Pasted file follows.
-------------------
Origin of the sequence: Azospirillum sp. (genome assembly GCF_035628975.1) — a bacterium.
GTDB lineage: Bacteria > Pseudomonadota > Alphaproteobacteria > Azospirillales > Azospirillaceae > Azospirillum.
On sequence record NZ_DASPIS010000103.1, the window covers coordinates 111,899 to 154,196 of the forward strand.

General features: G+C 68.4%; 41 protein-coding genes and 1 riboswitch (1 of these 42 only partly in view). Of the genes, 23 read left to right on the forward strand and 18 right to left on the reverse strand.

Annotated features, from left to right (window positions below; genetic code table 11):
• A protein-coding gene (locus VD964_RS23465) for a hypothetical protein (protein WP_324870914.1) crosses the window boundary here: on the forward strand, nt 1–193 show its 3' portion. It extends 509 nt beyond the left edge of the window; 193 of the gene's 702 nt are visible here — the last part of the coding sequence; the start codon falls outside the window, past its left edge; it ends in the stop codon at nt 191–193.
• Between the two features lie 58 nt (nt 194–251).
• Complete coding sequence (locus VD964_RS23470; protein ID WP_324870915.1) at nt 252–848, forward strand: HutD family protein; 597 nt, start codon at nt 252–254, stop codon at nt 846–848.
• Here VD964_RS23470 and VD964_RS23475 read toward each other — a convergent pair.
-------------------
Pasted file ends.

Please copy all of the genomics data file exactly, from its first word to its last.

Origin of the sequence: Azospirillum sp. (genome assembly GCF_035628975.1) — a bacterium.
GTDB lineage: Bacteria > Pseudomonadota > Alphaproteobacteria > Azospirillales > Azospirillaceae > Azospirillum.
On sequence record NZ_DASPIS010000103.1, the window covers coordinates 111,899 to 154,196 of the forward strand.

General features: G+C 68.4%; 41 protein-coding genes and 1 riboswitch (1 of these 42 only partly in view). Of the genes, 23 read left to right on the forward strand and 18 right to left on the reverse strand.

Annotated features, from left to right (window positions below; genetic code table 11):
• A protein-coding gene (locus VD964_RS23465) for a hypothetical protein (protein WP_324870914.1) crosses the window boundary here: on the forward strand, nt 1–193 show its 3' portion. It extends 509 nt beyond the left edge of the window; 193 of the gene's 702 nt are visible here — the last part of the coding sequence; the start codon falls outside the window, past its left edge; it ends in the stop codon at nt 191–193.
• Between the two features lie 58 nt (nt 194–251).
• Complete coding sequence (locus VD964_RS23470; protein ID WP_324870915.1) at nt 252–848, forward strand: HutD family protein; 597 nt, start codon at nt 252–254, stop codon at nt 846–848.
• Here VD964_RS23470 and VD964_RS23475 read toward each other — a convergent pair.